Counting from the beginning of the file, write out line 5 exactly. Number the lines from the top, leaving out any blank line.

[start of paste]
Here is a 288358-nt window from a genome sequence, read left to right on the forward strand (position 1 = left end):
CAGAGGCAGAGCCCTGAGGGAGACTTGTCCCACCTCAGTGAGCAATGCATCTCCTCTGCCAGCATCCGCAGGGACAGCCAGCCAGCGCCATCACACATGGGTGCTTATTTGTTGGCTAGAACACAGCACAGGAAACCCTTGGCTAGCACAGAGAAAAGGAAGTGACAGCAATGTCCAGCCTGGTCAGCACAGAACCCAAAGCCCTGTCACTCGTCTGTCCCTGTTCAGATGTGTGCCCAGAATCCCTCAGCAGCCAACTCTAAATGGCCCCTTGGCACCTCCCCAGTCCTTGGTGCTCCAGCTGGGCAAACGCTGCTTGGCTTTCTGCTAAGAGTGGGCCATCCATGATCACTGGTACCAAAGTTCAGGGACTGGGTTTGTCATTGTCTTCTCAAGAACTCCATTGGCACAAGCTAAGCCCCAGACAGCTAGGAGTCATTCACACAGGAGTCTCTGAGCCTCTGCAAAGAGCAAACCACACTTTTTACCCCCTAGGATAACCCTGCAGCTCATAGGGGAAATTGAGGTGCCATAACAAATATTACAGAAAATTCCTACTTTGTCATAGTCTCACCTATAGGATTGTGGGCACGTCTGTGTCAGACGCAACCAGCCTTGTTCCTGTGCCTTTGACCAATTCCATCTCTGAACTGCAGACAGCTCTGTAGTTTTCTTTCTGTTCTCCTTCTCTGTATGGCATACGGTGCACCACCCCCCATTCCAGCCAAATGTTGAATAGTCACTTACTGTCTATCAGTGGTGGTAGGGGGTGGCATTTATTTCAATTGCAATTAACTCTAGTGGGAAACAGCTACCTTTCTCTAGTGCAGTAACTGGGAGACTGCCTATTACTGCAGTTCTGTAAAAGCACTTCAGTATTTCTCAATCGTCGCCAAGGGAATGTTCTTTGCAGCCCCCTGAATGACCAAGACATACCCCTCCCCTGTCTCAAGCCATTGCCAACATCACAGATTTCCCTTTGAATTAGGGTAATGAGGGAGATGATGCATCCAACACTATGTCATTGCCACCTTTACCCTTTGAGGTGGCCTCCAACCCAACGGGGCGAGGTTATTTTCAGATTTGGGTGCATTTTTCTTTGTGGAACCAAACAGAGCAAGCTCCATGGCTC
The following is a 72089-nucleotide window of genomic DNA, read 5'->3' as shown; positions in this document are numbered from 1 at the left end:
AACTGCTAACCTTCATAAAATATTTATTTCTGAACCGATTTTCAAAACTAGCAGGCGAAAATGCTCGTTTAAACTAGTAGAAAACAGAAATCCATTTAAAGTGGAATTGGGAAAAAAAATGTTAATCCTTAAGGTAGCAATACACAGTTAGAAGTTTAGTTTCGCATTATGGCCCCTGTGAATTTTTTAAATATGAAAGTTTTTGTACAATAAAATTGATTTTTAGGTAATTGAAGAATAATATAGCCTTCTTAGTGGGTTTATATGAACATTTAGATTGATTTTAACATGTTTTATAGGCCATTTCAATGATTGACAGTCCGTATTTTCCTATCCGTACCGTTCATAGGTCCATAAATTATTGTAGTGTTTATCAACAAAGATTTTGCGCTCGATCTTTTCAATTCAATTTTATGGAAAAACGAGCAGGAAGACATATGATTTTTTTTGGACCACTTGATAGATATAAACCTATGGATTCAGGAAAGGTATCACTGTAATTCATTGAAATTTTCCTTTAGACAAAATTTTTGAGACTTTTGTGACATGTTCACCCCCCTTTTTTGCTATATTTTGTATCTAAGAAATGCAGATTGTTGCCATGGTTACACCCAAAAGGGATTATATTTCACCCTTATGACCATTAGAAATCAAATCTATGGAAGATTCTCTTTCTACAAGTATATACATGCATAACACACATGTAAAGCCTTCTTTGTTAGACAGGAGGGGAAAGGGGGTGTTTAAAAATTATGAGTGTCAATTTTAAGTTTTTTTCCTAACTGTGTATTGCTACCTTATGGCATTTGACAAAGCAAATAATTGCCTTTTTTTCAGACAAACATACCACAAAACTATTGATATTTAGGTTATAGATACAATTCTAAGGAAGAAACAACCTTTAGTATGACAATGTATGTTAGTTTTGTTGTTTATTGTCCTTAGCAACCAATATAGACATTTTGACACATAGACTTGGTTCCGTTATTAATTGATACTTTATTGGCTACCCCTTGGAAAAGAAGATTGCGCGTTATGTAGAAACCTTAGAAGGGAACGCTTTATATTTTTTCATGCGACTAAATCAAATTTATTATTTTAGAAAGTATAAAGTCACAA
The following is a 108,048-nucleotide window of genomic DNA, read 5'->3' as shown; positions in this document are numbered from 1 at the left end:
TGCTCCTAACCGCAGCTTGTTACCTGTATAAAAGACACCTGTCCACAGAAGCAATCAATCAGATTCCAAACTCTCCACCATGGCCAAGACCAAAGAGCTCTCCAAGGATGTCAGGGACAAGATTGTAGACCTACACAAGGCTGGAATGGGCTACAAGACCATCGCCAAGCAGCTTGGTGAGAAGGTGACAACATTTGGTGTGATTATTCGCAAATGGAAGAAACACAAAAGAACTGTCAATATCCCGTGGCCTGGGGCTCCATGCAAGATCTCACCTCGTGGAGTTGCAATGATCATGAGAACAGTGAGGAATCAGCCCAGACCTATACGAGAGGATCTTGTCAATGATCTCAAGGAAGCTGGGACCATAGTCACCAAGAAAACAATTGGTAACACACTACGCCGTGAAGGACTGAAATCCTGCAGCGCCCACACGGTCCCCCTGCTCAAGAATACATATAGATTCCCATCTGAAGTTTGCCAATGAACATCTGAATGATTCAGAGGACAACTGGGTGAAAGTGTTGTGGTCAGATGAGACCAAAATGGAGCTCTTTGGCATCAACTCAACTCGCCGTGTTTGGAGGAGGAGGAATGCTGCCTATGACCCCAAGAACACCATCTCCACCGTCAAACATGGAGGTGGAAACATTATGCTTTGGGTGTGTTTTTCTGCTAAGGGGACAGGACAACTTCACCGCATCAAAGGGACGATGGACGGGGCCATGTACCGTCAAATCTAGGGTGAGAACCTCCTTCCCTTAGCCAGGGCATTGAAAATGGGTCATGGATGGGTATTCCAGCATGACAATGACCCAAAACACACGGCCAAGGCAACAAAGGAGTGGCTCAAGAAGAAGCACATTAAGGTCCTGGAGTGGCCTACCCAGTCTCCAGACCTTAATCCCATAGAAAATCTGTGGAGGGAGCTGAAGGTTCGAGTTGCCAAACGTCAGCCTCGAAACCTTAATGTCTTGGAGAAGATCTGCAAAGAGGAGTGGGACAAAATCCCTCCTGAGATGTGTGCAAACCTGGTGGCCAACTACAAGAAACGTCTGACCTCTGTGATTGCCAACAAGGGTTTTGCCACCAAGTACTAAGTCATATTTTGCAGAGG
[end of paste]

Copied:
The following is a 108,048-nucleotide window of genomic DNA, read 5'->3' as shown; positions in this document are numbered from 1 at the left end: